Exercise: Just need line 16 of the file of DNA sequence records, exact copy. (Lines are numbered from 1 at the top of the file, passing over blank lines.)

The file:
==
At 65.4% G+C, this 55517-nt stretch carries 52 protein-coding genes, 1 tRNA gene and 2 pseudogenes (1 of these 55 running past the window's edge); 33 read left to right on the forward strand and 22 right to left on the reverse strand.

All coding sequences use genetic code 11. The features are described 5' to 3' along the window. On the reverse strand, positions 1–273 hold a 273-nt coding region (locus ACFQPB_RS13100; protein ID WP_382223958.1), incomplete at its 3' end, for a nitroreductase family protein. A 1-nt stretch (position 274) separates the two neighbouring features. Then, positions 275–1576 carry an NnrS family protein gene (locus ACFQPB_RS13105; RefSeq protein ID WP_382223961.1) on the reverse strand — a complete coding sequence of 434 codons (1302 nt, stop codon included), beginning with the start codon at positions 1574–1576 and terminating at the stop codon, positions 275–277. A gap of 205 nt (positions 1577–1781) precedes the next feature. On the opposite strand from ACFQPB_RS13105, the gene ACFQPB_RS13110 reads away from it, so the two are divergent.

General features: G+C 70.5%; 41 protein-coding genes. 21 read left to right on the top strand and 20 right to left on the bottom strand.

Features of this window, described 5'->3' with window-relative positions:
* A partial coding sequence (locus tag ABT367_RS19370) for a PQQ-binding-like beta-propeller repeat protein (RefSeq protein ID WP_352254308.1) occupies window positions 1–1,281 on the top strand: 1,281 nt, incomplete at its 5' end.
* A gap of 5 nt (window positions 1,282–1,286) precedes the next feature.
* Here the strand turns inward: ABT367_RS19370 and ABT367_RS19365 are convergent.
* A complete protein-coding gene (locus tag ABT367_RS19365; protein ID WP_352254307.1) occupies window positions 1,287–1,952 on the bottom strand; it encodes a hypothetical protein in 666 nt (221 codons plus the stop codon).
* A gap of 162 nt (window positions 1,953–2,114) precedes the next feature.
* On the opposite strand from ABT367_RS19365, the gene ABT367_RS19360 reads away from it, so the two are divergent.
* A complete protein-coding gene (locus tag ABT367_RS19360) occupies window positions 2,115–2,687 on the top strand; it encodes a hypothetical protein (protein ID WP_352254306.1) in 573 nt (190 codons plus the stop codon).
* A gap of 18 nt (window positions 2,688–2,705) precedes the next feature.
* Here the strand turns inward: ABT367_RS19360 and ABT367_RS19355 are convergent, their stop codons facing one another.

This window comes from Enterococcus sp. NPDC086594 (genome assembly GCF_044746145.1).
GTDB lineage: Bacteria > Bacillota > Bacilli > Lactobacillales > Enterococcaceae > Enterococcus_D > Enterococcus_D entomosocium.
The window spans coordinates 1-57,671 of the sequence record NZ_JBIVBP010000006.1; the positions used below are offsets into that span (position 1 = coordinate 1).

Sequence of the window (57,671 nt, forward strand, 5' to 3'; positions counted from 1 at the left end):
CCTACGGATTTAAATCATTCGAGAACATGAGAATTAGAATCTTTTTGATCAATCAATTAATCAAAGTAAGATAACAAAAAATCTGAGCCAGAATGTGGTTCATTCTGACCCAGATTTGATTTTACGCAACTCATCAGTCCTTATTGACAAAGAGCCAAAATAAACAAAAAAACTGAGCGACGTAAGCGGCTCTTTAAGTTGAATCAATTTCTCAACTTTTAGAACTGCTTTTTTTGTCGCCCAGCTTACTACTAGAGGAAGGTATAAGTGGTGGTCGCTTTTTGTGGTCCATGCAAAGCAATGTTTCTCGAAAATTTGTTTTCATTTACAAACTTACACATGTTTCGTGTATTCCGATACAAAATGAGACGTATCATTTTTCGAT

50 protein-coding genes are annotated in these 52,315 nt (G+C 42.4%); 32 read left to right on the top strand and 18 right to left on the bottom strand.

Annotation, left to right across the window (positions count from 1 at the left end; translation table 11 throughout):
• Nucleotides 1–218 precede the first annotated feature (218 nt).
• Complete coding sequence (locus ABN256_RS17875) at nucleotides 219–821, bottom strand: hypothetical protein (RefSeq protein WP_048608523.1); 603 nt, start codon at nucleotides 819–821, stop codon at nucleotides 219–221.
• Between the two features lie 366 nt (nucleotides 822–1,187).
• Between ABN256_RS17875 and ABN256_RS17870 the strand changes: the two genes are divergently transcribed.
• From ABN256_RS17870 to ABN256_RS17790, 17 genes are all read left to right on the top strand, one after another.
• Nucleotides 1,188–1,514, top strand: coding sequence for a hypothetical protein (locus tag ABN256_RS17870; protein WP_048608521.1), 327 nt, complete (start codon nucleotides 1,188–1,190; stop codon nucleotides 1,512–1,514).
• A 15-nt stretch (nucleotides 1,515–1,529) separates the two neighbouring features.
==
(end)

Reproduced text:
The window spans coordinates 1-57,671 of the sequence record NZ_JBIVBP010000006.1; the positions used below are offsets into that span (position 1 = coordinate 1).